One of the hallmarks of poor character development is contradiction, indeed internal consistency is paramount in writing as a whole, not just for characters, but today we're going to focus on characters. Now, don't think that I'm saying it's poor character development for an otherwise "nice" character to develop into a greedy, sadistic or otherwise "not nice" person, that's fine and dandy. The trick there is simply providing suitable reasons for a nice character to become a not-nice one. Do bad things happen to them? To their loved ones? Is their worldview shattered in one single event or do a long string of events slowly wear them down? There's plenty of reasons for a nice character to become a not-nice one.
What becomes a problem is when your character begins with, or develops contradictory traits. That's not to say all contradictory traits are automatically bad, humans and any fantasy species whose brain is remotely humanoid are often contradictory. Doublethink is a hallmark of the human condition, consider those times you've heard a racist or a sexist say "But by best friend is a *category I hate otherwise*." As natural aspects of humanity, it is not unsurprising for a character to possess a few of these. Emphasis on few. Writing becomes exponentially worse the more of these traits a character possesses. Of course, as I said internal consistency is important, and it is not unusual for a character to be one way in one situation, and another in a different one. This is not contradictory.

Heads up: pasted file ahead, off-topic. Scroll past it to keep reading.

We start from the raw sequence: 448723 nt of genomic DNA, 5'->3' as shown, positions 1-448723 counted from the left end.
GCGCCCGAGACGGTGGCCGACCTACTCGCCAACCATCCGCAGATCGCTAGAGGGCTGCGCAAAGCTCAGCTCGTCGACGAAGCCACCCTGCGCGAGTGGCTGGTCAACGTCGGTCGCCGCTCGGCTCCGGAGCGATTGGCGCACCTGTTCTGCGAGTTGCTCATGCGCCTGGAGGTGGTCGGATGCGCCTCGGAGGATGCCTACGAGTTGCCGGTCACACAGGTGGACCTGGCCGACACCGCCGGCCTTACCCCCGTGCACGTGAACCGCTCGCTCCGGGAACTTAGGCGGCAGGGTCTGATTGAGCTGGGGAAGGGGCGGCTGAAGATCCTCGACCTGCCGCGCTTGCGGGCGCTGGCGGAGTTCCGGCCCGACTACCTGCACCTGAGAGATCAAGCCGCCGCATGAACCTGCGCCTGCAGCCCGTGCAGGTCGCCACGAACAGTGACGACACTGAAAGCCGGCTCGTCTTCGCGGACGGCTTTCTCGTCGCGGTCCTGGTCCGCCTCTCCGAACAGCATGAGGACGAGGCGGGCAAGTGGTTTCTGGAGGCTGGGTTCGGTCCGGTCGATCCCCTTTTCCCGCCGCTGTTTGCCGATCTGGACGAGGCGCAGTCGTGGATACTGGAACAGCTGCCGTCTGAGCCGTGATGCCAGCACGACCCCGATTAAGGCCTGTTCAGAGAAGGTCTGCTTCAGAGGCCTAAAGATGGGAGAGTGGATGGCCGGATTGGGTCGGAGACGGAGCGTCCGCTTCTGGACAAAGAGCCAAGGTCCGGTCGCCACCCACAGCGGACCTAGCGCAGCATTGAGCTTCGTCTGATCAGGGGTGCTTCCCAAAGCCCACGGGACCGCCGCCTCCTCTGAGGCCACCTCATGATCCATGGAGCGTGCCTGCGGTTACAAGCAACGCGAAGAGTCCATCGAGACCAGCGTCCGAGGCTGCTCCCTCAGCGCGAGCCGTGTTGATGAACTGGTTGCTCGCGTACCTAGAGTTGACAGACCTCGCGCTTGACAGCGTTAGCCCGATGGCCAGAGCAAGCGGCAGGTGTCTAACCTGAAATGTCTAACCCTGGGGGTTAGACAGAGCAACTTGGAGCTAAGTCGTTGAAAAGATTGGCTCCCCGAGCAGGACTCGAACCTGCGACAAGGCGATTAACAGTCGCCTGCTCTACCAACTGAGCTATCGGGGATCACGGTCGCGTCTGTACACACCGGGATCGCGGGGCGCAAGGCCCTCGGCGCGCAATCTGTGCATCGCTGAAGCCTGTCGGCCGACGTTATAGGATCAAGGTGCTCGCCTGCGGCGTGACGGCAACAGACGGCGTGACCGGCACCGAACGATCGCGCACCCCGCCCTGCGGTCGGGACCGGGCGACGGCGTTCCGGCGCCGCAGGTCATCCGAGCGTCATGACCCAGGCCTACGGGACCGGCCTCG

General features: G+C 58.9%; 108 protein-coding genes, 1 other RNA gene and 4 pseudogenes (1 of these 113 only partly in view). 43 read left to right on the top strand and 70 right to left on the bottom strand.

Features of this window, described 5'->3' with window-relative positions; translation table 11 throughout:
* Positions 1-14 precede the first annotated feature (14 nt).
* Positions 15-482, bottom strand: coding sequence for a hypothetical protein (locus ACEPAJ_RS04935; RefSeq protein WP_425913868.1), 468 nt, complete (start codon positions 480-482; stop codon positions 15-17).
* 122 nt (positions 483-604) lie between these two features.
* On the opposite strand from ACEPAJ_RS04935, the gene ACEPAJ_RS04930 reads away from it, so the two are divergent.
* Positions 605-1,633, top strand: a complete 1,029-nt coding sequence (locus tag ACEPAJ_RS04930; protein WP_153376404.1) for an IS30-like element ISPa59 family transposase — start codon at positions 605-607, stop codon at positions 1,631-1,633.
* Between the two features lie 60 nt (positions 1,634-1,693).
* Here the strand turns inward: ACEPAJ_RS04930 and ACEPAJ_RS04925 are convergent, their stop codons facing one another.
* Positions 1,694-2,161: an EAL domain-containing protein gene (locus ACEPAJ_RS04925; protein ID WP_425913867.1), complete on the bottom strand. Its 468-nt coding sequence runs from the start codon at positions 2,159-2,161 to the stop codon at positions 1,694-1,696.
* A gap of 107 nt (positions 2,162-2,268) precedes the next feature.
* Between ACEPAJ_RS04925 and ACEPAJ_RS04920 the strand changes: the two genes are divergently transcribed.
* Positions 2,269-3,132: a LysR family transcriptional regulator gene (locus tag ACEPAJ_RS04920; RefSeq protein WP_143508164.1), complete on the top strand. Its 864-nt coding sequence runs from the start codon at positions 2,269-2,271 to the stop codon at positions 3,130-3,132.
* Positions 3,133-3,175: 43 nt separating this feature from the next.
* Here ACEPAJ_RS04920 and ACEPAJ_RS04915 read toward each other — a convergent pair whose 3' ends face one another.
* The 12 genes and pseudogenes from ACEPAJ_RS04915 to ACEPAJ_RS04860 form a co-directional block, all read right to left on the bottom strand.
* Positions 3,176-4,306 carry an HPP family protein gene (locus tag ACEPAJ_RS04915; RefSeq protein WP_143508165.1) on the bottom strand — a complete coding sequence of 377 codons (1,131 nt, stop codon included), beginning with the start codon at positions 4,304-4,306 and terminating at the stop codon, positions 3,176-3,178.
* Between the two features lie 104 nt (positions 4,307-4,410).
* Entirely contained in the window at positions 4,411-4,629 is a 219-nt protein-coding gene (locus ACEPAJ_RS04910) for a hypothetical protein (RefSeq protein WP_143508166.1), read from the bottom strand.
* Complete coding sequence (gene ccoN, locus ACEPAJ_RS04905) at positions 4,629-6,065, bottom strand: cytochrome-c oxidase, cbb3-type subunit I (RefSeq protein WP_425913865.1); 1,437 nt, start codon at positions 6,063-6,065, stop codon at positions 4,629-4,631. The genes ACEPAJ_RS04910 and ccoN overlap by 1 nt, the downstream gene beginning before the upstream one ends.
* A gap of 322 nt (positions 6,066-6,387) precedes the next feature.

The worst part of contradictory traits is simply that it closes off routes for development. Take the Sims for example. In it your character can possess only 5 traits, and with a special perk, a 6th. Yet there are hundreds of traits in the game. You may over time, move from one trait to another, and this is good. Humans are limited. They can only be so many things at any given time. A poor example can also be found in the Sims, the Lifetime Rewards. Through them your character can gain any number of "special traits", and keep gaining more and more and more until there are none left! Which is precisely the problem. The more traits you gain, the less remain to be gained, and thus, the less room your character has to become developed.
Development does not always mean improvement, nor does it mean change. The more a character develops, the more dead-set in their ways they can become, just as the more developed a character becomes, the more open to new ideas they can be! Going from being casually negative towards a certain group of people to being outright bigoted, even violent against them would by most be regarded as NOT an improvement, not even change by some. And yet, it is. There is no reason for a character to always become a better person, while those stories are heartwarming and often make for good moral teaching stories, a character who does not become a better person is not therefore, a bad character. You know the kind, the guy you "love to hate". They're a jerk, they run their mouth, they're racist, they're arrogant and may even become more and more of those things as the story progresses. This does not by any means prevent them from being well written or good characters, they're just not ones you like.